References Johnson, B., Rosenstein, J., Buhrke, R., & Haldeman, D. (2013). After “Don’t Ask Don’t Tell”: Competent care of lesbian, gay and bisexual military personnel during the DOD policy transition. Professional Psychology: Research and Practice, 1-9. doi: 10.1037/a0033051This post was written by Rachel Dorman, M.S. and Heidi Radunovich, PhD, members of the MFLN Family Development (FD) team which aims to support the development of professionals working with military families. Find out more about the Military Families Learning Network FD concentration on our website, on Facebook, on Twitter, YouTube, and on LinkedIn. By Rachel Dorman, MS & Heidi Radunovich, PhDWhile the creation of the “Don’t Ask Don’t Tell” policy (DADT), made it legal for lesbian, gay, and bisexual (LGB) individuals to serve in the military, it still restrained LGB military members from being able to engage in LGB relationships. With the repeal of DADT, LGB military members now can be open about their relationships without military repercussions. Yet, even with the repeal of DADT there are still risks LGB military members may face in having an open relationship (Johnson, Rosenstein, Buhrke & Haldeman, 2013).Johnson, Rosenstein, Buhrke, and Haldeman (2013) explain that, due to the military’s historically unaccepting environment to LGB military personnel, there is a stigma that may remain. Such a stigma among military members may create an unwelcoming or hostile environment for those who do not have the same sexual orientation. The researchers explain there may be resistance, homophobia, prejudice, exclusion, and harassment that can flare up against LGB military members in the military environment. These could be legitimate concerns for LGB personnel, and therapists should be willing to listen to the client and follow his or her lead as far as comfort with disclosure. Such stressors, or concern about those potential stressors, could cause LGB military personnel to want continue to conceal their sexual orientation, which can affect their health and well-being. Furthermore, these stressors may result in decreased job satisfaction and commitment to the military, as well as other negative outcomes.[Flickr, St. Pete Pride Parade 2015 by CityofStPete, CC BY-ND 2.0] Retrieved on September 17, 2015Johnson and colleagues (2013) recommend that mental health providers seek an awareness of the environment and stressors that LGB military members face. It is recommended that practitioners pursue cultural awareness by actively seeking to better understand the negative experiences and stigma clients may have encountered as a result of their sexual orientation, particularly in the military setting. It is also recommended that mental health providers create an environment of acceptance and support when assessing and treating a client. Finally, they stress that those mental health practitioners who do not feel adequately trained to provide care for LGB military personnel to provide appropriate referrals. When providing a referral, seek other mental health providers with an expertise in LGB affirmative treatment, LGB networks for professionals, and local LGB community resources. To learn more about LGB military personnel check out our webinar on “Needs and Supportive Strategies for Professionals Working with LGBT Military Families” or our previous blogs here:Children of Gay and Lesbian Parents Gay and Lesbian Family Dynamics
Chandrika Ghosh, a resident of Balaji Nagar in Akurdi, died of dengue on Sunday. Ghosh, who was in her early twenties, was admitted to Yashwantrao Chavan Memorial Hospital in Pimpri last Friday after she complained of severe body ache. She had high fever and recurrent bouts of nausea, said doctors. Ghosh tested positive for the NS 1 antigen and died at 3:30 a.m. The Health Department of the Pune Municipal Corporation has recorded 380 cases since January. More than 200 cases have been recorded in July alone with 90 testing positive for dengue. Pune claims a large share of the 470-odd cases of suspected dengue recorded across Maharashtra.Rain aids spread The incessant rain over the past three weeks has led to the spread of dengue, say health experts. Last week, a 32-year-old woman doctor who had just given birth died due to multi-organ failure following dengue fever in the city’s Sahyadri Hospital in Hadapsar. The case drew the attention of the State Health Department which accused the hospital of facilitating the breeding of dengue-transmitting Aedes mosquitoes on its premises. It directed PMC to take action against the hospital and rapped the civic authorities for poor health surveillance. On July 19, a 40-year-old man from Satara district who was undergoing treatment at a city hospital succumbed to a viral co-infection brought on by dengue and swine flu. In February, a minor died in the city’s Karve Nagar area. Notices issuedThe PMC has sent notices to 12 police stations in areas where rivulets of stagnant water have been spotted. The civic body has also issued notices to 11,000 public and private spaces and establishments.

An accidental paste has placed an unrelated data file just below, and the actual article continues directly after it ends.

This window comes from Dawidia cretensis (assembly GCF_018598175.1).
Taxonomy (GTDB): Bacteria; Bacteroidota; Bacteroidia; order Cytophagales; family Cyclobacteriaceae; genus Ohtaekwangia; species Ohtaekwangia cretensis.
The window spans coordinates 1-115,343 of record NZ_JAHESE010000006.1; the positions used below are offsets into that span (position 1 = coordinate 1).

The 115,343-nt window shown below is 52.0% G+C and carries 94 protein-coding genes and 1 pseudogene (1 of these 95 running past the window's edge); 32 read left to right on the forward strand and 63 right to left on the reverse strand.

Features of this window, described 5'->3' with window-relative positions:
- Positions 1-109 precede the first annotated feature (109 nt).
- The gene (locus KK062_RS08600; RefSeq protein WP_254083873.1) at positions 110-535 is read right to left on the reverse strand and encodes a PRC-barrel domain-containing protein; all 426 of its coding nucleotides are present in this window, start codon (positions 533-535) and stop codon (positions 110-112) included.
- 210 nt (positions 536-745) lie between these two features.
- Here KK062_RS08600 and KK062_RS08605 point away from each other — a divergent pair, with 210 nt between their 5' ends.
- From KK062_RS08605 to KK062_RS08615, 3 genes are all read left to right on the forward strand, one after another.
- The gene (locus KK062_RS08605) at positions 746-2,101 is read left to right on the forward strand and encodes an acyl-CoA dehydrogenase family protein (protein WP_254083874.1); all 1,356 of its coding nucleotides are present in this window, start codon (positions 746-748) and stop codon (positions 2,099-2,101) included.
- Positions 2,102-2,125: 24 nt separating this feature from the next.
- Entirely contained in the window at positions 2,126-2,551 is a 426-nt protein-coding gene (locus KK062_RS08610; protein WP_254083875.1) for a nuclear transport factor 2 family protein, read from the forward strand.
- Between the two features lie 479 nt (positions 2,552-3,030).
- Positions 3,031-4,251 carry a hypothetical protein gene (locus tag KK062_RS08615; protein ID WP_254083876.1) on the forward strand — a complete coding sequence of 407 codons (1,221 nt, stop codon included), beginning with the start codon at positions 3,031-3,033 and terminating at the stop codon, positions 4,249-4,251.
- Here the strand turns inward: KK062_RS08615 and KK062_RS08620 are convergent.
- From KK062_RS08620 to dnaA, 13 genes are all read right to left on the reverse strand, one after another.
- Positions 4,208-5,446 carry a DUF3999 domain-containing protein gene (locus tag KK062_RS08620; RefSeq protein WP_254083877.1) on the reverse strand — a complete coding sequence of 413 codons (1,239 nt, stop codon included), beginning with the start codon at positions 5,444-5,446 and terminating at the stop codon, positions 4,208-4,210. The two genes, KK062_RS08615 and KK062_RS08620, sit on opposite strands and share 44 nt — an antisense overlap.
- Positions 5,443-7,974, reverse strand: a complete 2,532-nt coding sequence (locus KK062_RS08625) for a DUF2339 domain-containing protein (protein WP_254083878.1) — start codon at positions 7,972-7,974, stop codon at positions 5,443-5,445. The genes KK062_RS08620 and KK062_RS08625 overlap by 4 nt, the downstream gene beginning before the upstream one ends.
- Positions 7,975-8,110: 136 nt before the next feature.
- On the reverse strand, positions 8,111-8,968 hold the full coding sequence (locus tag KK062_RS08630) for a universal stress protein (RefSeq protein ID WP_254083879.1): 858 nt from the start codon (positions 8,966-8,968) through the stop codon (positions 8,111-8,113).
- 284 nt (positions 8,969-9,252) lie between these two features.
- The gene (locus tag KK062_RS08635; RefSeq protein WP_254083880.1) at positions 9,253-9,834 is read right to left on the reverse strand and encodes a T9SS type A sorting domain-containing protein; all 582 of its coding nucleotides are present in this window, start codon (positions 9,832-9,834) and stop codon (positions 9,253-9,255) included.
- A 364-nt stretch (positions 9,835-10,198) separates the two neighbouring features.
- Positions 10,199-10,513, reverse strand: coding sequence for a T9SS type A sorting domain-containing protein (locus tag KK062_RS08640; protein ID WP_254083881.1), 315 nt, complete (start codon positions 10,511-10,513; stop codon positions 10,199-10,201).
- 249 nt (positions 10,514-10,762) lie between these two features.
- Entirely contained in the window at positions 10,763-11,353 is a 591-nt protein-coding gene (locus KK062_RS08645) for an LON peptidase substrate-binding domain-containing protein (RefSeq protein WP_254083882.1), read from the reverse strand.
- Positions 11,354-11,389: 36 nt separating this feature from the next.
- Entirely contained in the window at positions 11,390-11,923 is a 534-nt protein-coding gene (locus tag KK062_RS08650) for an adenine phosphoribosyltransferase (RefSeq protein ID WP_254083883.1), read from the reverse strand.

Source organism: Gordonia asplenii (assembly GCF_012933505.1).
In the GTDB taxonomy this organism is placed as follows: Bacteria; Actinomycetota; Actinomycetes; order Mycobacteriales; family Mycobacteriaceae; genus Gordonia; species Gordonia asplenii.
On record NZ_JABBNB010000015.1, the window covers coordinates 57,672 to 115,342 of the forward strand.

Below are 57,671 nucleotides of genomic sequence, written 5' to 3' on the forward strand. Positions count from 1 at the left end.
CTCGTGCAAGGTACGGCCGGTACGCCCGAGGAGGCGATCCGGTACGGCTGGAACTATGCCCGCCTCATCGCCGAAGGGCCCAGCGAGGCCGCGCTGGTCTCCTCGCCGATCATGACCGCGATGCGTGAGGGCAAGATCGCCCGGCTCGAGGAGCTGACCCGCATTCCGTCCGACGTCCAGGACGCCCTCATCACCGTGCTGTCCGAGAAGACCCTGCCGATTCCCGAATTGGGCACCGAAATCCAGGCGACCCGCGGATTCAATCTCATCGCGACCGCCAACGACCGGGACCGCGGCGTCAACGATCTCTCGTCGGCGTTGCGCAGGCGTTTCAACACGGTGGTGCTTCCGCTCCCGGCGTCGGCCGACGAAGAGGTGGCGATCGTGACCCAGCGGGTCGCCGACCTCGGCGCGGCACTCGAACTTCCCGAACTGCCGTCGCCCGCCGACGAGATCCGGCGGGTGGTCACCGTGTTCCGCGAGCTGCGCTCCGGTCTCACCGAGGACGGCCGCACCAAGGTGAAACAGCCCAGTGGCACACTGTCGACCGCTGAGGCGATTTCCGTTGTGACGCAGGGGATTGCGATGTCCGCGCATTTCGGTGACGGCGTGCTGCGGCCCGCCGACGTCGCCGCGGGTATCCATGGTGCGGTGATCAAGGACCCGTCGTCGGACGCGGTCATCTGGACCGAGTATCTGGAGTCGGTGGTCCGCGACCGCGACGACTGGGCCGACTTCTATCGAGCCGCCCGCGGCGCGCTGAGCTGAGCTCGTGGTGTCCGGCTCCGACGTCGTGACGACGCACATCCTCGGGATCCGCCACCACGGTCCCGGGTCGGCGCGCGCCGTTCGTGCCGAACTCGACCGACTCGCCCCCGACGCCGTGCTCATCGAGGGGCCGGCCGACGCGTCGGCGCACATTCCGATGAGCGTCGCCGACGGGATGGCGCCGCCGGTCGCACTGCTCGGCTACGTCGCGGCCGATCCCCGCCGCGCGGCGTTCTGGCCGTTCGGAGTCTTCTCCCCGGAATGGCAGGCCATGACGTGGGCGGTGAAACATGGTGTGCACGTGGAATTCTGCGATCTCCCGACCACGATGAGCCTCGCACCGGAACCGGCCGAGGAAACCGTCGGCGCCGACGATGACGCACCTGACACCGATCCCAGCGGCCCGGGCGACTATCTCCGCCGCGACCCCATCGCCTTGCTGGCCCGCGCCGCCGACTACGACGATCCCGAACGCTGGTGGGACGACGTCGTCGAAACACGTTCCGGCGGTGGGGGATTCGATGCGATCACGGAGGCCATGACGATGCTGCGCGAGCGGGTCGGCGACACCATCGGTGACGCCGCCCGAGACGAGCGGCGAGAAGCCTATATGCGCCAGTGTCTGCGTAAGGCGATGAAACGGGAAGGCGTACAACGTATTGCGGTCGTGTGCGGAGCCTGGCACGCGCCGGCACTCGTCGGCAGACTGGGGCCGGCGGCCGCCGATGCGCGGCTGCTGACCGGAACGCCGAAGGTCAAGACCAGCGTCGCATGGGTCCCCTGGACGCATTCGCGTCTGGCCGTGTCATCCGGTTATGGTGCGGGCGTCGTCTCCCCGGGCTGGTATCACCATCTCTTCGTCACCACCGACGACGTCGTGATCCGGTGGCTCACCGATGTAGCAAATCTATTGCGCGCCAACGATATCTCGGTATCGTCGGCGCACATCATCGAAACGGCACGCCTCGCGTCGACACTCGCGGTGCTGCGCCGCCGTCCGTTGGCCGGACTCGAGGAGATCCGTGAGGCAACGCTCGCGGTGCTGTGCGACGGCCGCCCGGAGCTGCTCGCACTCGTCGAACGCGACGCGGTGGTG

What is it about Gujarati women that makes the nation fall in love with them? The Indian television industry has been witnessing an invasion of young damsels from Gujarat for quite some time. But with new faces like Prachi Desai, Apara Mehta, Disha Vakani and Sanjeeda Sheikh winning top roles, they are once again in the news. Name a channel and you have a Gujarati pretty young thing staring back at you. What makes them so irrestistible? Surely, not just the proximity to Mumbai and the ever-burgeoning channels of opportunities?The trend, in a way, started with actor Ronit Roy-who began his journey from the small screen and in a way epitomised the dream of many budding Gujarati stars when he won a whole range of awards- Star Screen, Zee Cine and the Filmfare awards for his role in the movie, Udaan. Following in his footsteps, today many PYTs in the 19-25 year age bracket from Gujarat are making their presence felt on the soaps aired on various channels like Colors, Sab TV, ZEE, Imagine, etc. Here’s an initmate chat with some of the best-known eyecandies from the state.Aashka GoradiaAfter her studies in Ahmedabad, she was freelancing as a translator for marketing companies when she got a break in a TV comedy show, Akting, Akting about seven years ago. “I happened to meet some people who recommended that I audition for TV shows and got me a part in the show. This was followed by Achanak – 37 Saal Baad, a supernatural thriller on Sony TV.” She later joined the cast of Bhabhi on Star Plus. Her big break was the role of Kumud in Kkusum.. Ek Aam Ladki Ki Kahani, a popular daily Indian television drama produced by Ekta Kapoor of Balaji Telefilms and telecasted on Sony.”Playing the role of KKusum’s daughter Kumud was exciting. It was certainly the biggest break I could have planned for, and I owe it to Ekta Kapoor,” she says adding, “her conviction that I was suitable for the role gave me the chance to play a character that was so pivotal to the plot. Since then Aashka played Arpita in Sinndoor Tere Naam Ka, Gayatri in Kahiin To Hoga of Star Plus, Nainia in the critically acclaimed serial Virrudh and Saniya in Mere Apne.She has also been part of reality shows and talent hunt shows. “But, so far the character of Kumud remains the highlight of my career.” In the plot of Kkusum, Kumud was the lead role – she is the daughter brought up for 18 years by Kkusum, a single mother after leaving her husband and has to struggle to save her marriage against her sister Kali.Currently, Aashka is playing Kalavati, a character with negative shades in Laagi Tujhse Lagan which is telecast on Colors channel. Kalavati is the sister of Dutta, the main male lead. She pretends to care for her brother as to get property which Kalavari is aware Dutta will inherit of but he is not. What is her big dream? “I am taking things as they come,” she says.Esha KansaraEsha Kansara studied at Hiramani School in Ahmedabad before leaving for Mumbai to study at the Mithibhai College which has many actors on its alumni list. “I was always keen on acting and dancing. So, I learnt Bharatnatyam for seven years in Ahmedabad. I realised that to make it big as an actress, I had to move to Mumbai with its theatre scene, film industry and television industry. I then decided to study commerce in Mithibhai College,” says Esha adding, “I was part of the drama team there which helped me a great deal in my career later.” She then got an opportunity to audition for Mukti Bandhan, an adaptation of Harikishan Mehta’s popular novel Mukti Bandhan by Vipul Mehta. Recalling the experience, she says, “While I auditioned for one of the smaller roles, I was liked so much that I was signed up for the major role of the ambitious woman Devki.” Her character is considered to be a competitor to IM Virani, the protagonist whose extraordinary sense of business has seen him rise from a modest background to become the fourth biggest industrialist of India in the serial. Even as she enjoys following her passion, Esha is also pursuing her second year in commerce at the college. She says, “I could not have dreamt of a better debut. I play one of the most important characters in the soap and that too one of a strong, positive woman respected in business circles.” she says. She adds that she can identify with the character, a contemporary woman with aspirations but at the same time has her roots firmly in place. Having got her big break with Mukti Bandhan, Esha is hoping to make it big in acting with many more TV series.Rashmi DesaiRashmi Desai’s family is from Vapi but she has spent much of her life in Mumbai. “I had never thought of acting as a career choice. I have a great wanderlust and was attracted to a career in airlines,” she says adding, “I did a modeling assignment for a hair oil brand which happened by chance while I was in school and my face appeared on the bottles.” Dancing is her passion. She has learnt Bharatnatyam and Kathak. Later on, she also did an album called Ye Pal. Rashmi got her first break on television in the mythological serial Raavan aired on Zee TV in which she played the teenaged Mandodari. “I come from a very educated family and my grandmother advised me not to give up my studies for an unpredictable career in the show business so I continued my studies in travels and tourism.” She entered regional cinema and worked in Bhojpuri films like Balma Bada Naadan, Kab Hoi Gawana Hamaar, Mai re Kar De Bedai Hamaar and Bambai Ki Laila Chapra Ka Chaila. “I signed up for Star One’s Pari Hoon Main, produced by B.R. Films in which I played a double role in 2008.” The story of the film revolves round the dual characters of Nikki Srivastav and Pari Rai Chaudary and showed how their uncanny resemblance causes turmoil in their lives. Pari was an arrogant, elegant and shorttempered character while Nikki was a simple and down to earth rural girl. “It was challenging to play both roles,” she adds. In the same period, she played Dr Meher Datta in Meet Mila De Rabba aired on Sony TV and after that she played Mona in Ssshhhh…Phir Koi Hai on Star One.”An exciting role is that of Tapasya Thakur in Uttaran, one of the most watched dramas on Colors and ranks among the most popular TV programmes.” The role of Tapu as the character is called is actually Desai’s main calling card today. She also won the Indian Television Academy award for best actress among other awards. “I never dreamt of being a star or even an actor but now I am really happy with this career,” she says adding, “It gives me the opportunity to travel, shop, be adventurous, and at the same time have enough time for my family between shooting schedules.” Everything has fallen in place for this young lady. So what would be that one thing that she wants to do? “I would like to act in Gujarati theatre one day.”Binny SharmaBinny Sharma from Ahmedabad was always fond of dancing. “While I loved dancing, and had the talent for it, I could not attend any serious courses as my father was in the textile business, kept shifting to different locations during my childhood for work,” she says. “However I did pretty well at everything from dance to athletics. I represented my school and college in sports. My parents encouraged me to take up everything possible, from studying to dancing and sports.” Her confidence in her dancing skills led to her auditioning for dance reality shows in Ahmedabad, Vadodara and Mumbai.”Though I had no formal training and had just done a short course in hip hop, I have a passion for dancing and learning new styles. I love Hip hop, locking and popping, and stunt dancing, but can also do semiclassical, krumping and B boying,” she says, admitting, “I auditioned for a dance show and was not selected. This taught me an important lesson -hard work, dedication and practice are necessary to back up talent. I also started watching dances on TV, You-Tube, and internet for ideas. The efforts bore fruit when I got selected for Dance India Dance (DID), the dance-based reality show, choreographed by some of India’s top choreographers and I got the big ticket for DID which airs on ZEE TV.”During the show, she was offered Sanjog Se Bani Sangini. “This is an Indian television series based on the love story of Gauri and Rudra and how these two people complete each other. The series premiered on Zee TV in 2010. I play the part of Gauri, a gentle and modest, yet sensible, intelligent, brave and practical character.I’m happy that people started recognising me as a good dancer with DID and now as an actor. I am concentrating now on my acting and dancing. I also completed my first year masters in commerce in Gujarat University and plan to get back to pursuing my post-graduation soon.”Aashka GoradiaGujarat connection: I am an Ahmedabad girl. I grew up, studied and lived there before joining films.Defining moment: Playing the character of Kumud in the popular TV series KKsum.USP: My eyes, I’m toldIdol: RekhaEsha KansaraGujarat connection: I hail from Ahmedabad where I went to school before leaving for Mumbai. Defining moment: Getting selected for the strong role of Devki in my debut serial, Mukti Bandhan.USP: My smile I would sayIdol: Kareena Kapoor, Apara Mehta and Kirron KherRashmi DesaiGujarat connection: My family is from Vapi in south Gujarat. Though I grew up in Mumbai, Gujarati is the language at homeDefining moment: Playing the part of Tapasya Thakur in UttaranUSP: My acting, I’m sureIdol: Angelina Jolie, Priyanka Chopra, Kangana Raut.Binny Sharma Gujarat connection: Though my family is from Punjab and Himachal, I have lived much of my life in Ahmedabad. And, yes, I speak Gujarati.Defining moment: Getting selected for Dance India Dance made me and my family proud.USP: My acting skillsIdol: Madhuri Dixit. She is a super dancer and great actor. Saroj Khan and my mentor Geeta Kapoor are my favourite choreographers.advertisementadvertisementadvertisement